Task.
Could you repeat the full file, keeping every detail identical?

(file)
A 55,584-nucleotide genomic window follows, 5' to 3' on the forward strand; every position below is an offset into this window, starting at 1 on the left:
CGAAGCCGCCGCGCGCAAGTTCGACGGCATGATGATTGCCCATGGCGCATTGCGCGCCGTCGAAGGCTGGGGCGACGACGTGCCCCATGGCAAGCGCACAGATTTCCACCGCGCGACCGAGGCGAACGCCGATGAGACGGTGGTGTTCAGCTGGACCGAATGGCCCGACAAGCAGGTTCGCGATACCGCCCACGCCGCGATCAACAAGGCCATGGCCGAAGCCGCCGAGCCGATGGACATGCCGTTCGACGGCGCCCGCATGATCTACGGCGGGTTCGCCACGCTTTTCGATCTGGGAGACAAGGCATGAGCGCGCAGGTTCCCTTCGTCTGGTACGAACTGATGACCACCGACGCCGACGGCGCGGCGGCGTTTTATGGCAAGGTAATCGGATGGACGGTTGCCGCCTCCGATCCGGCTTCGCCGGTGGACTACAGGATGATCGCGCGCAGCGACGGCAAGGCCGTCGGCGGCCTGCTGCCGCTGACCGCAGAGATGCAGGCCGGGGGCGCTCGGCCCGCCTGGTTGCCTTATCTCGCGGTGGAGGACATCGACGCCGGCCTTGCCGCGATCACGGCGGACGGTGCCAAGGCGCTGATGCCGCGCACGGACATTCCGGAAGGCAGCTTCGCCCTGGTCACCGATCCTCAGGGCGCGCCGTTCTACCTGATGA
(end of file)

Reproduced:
A 55,584-nucleotide genomic window follows, 5' to 3' on the forward strand; every position below is an offset into this window, starting at 1 on the left:
CGAAGCCGCCGCGCGCAAGTTCGACGGCATGATGATTGCCCATGGCGCATTGCGCGCCGTCGAAGGCTGGGGCGACGACGTGCCCCATGGCAAGCGCACAGATTTCCACCGCGCGACCGAGGCGAACGCCGATGAGACGGTGGTGTTCAGCTGGACCGAATGGCCCGACAAGCAGGTTCGCGATACCGCCCACGCCGCGATCAACAAGGCCATGGCCGAAGCCGCCGAGCCGATGGACATGCCGTTCGACGGCGCCCGCATGATCTACGGCGGGTTCGCCACGCTTTTCGATCTGGGAGACAAGGCATGAGCGCGCAGGTTCCCTTCGTCTGGTACGAACTGATGACCACCGACGCCGACGGCGCGGCGGCGTTTTATGGCAAGGTAATCGGATGGACGGTTGCCGCCTCCGATCCGGCTTCGCCGGTGGACTACAGGATGATCGCGCGCAGCGACGGCAAGGCCGTCGGCGGCCTGCTGCCGCTGACCGCAGAGATGCAGGCCGGGGGCGCTCGGCCCGCCTGGTTGCCTTATCTCGCGGTGGAGGACATCGACGCCGGCCTTGCCGCGATCACGGCGGACGGTGCCAAGGCGCTGATGCCGCGCACGGACATTCCGGAAGGCAGCTTCGCCCTGGTCACCGATCCTCAGGGCGCGCCGTTCTACCTGATGA